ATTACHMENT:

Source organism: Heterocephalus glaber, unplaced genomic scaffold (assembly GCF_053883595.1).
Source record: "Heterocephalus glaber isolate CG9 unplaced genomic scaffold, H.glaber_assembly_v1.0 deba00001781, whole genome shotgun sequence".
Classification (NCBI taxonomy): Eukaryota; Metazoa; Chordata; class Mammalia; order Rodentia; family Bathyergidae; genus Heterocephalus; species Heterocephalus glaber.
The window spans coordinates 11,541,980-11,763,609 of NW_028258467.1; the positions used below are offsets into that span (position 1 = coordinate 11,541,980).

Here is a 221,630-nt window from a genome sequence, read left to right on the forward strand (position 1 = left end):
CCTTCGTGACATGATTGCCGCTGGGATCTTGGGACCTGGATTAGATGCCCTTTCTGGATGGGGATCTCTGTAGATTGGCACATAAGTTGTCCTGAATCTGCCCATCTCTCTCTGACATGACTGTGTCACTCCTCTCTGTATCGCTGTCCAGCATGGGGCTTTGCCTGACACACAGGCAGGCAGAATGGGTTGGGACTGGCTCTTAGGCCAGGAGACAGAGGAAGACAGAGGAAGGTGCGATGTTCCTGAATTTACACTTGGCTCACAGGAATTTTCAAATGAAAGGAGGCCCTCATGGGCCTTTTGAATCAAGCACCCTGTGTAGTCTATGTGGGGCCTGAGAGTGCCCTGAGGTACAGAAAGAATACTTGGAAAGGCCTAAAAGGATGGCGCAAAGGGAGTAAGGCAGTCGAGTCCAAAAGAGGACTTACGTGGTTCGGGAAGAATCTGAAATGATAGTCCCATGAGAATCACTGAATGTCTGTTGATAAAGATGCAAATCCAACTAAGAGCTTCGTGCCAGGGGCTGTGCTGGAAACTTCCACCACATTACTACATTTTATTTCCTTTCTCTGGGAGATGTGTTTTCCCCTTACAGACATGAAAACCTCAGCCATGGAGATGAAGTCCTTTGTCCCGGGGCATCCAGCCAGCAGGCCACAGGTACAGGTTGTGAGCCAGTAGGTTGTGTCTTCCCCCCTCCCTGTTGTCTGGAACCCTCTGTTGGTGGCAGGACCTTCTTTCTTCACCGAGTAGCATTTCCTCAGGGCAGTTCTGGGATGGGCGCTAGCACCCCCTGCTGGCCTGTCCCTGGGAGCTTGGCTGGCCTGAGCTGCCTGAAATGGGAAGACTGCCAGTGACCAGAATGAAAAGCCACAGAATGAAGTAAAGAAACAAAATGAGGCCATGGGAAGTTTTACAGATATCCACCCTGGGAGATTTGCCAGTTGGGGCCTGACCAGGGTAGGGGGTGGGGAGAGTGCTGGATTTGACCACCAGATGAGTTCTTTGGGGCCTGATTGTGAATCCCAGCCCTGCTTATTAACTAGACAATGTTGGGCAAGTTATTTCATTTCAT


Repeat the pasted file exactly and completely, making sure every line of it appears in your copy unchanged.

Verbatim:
Source organism: Heterocephalus glaber, unplaced genomic scaffold (assembly GCF_053883595.1).
Source record: "Heterocephalus glaber isolate CG9 unplaced genomic scaffold, H.glaber_assembly_v1.0 deba00001781, whole genome shotgun sequence".
Classification (NCBI taxonomy): Eukaryota; Metazoa; Chordata; class Mammalia; order Rodentia; family Bathyergidae; genus Heterocephalus; species Heterocephalus glaber.
The window spans coordinates 11,541,980-11,763,609 of NW_028258467.1; the positions used below are offsets into that span (position 1 = coordinate 11,541,980).

Here is a 221,630-nt window from a genome sequence, read left to right on the forward strand (position 1 = left end):
CCTTCGTGACATGATTGCCGCTGGGATCTTGGGACCTGGATTAGATGCCCTTTCTGGATGGGGATCTCTGTAGATTGGCACATAAGTTGTCCTGAATCTGCCCATCTCTCTCTGACATGACTGTGTCACTCCTCTCTGTATCGCTGTCCAGCATGGGGCTTTGCCTGACACACAGGCAGGCAGAATGGGTTGGGACTGGCTCTTAGGCCAGGAGACAGAGGAAGACAGAGGAAGGTGCGATGTTCCTGAATTTACACTTGGCTCACAGGAATTTTCAAATGAAAGGAGGCCCTCATGGGCCTTTTGAATCAAGCACCCTGTGTAGTCTATGTGGGGCCTGAGAGTGCCCTGAGGTACAGAAAGAATACTTGGAAAGGCCTAAAAGGATGGCGCAAAGGGAGTAAGGCAGTCGAGTCCAAAAGAGGACTTACGTGGTTCGGGAAGAATCTGAAATGATAGTCCCATGAGAATCACTGAATGTCTGTTGATAAAGATGCAAATCCAACTAAGAGCTTCGTGCCAGGGGCTGTGCTGGAAACTTCCACCACATTACTACATTTTATTTCCTTTCTCTGGGAGATGTGTTTTCCCCTTACAGACATGAAAACCTCAGCCATGGAGATGAAGTCCTTTGTCCCGGGGCATCCAGCCAGCAGGCCACAGGTACAGGTTGTGAGCCAGTAGGTTGTGTCTTCCCCCCTCCCTGTTGTCTGGAACCCTCTGTTGGTGGCAGGACCTTCTTTCTTCACCGAGTAGCATTTCCTCAGGGCAGTTCTGGGATGGGCGCTAGCACCCCCTGCTGGCCTGTCCCTGGGAGCTTGGCTGGCCTGAGCTGCCTGAAATGGGAAGACTGCCAGTGACCAGAATGAAAAGCCACAGAATGAAGTAAAGAAACAAAATGAGGCCATGGGAAGTTTTACAGATATCCACCCTGGGAGATTTGCCAGTTGGGGCCTGACCAGGGTAGGGGGTGGGGAGAGTGCTGGATTTGACCACCAGATGAGTTCTTTGGGGCCTGATTGTGAATCCCAGCCCTGCTTATTAACTAGACAATGTTGGGCAAGTTATTTCATTTCAT